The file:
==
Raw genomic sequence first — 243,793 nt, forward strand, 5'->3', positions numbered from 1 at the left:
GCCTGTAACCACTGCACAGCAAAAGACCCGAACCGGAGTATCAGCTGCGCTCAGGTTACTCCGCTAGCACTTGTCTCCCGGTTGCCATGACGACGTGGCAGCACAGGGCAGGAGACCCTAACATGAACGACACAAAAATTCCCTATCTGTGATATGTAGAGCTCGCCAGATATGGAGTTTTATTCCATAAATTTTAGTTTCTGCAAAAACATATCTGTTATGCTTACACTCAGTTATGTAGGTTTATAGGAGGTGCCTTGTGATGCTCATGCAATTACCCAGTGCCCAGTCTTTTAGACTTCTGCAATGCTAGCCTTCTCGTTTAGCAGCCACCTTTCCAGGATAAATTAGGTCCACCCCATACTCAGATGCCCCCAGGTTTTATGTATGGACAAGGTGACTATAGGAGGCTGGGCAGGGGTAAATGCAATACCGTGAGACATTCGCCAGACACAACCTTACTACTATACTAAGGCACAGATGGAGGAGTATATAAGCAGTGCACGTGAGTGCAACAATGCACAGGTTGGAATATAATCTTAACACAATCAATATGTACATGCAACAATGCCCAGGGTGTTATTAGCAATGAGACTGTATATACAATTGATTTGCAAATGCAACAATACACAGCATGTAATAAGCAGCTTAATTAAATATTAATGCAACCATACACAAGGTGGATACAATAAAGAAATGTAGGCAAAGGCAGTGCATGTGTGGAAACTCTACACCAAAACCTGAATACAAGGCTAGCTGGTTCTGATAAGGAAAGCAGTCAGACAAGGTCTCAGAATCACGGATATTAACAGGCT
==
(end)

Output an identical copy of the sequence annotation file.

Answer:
Raw genomic sequence first — 243,793 nt, forward strand, 5'->3', positions numbered from 1 at the left:
GCCTGTAACCACTGCACAGCAAAAGACCCGAACCGGAGTATCAGCTGCGCTCAGGTTACTCCGCTAGCACTTGTCTCCCGGTTGCCATGACGACGTGGCAGCACAGGGCAGGAGACCCTAACATGAACGACACAAAAATTCCCTATCTGTGATATGTAGAGCTCGCCAGATATGGAGTTTTATTCCATAAATTTTAGTTTCTGCAAAAACATATCTGTTATGCTTACACTCAGTTATGTAGGTTTATAGGAGGTGCCTTGTGATGCTCATGCAATTACCCAGTGCCCAGTCTTTTAGACTTCTGCAATGCTAGCCTTCTCGTTTAGCAGCCACCTTTCCAGGATAAATTAGGTCCACCCCATACTCAGATGCCCCCAGGTTTTATGTATGGACAAGGTGACTATAGGAGGCTGGGCAGGGGTAAATGCAATACCGTGAGACATTCGCCAGACACAACCTTACTACTATACTAAGGCACAGATGGAGGAGTATATAAGCAGTGCACGTGAGTGCAACAATGCACAGGTTGGAATATAATCTTAACACAATCAATATGTACATGCAACAATGCCCAGGGTGTTATTAGCAATGAGACTGTATATACAATTGATTTGCAAATGCAACAATACACAGCATGTAATAAGCAGCTTAATTAAATATTAATGCAACCATACACAAGGTGGATACAATAAAGAAATGTAGGCAAAGGCAGTGCATGTGTGGAAACTCTACACCAAAACCTGAATACAAGGCTAGCTGGTTCTGATAAGGAAAGCAGTCAGACAAGGTCTCAGAATCACGGATATTAACAGGCT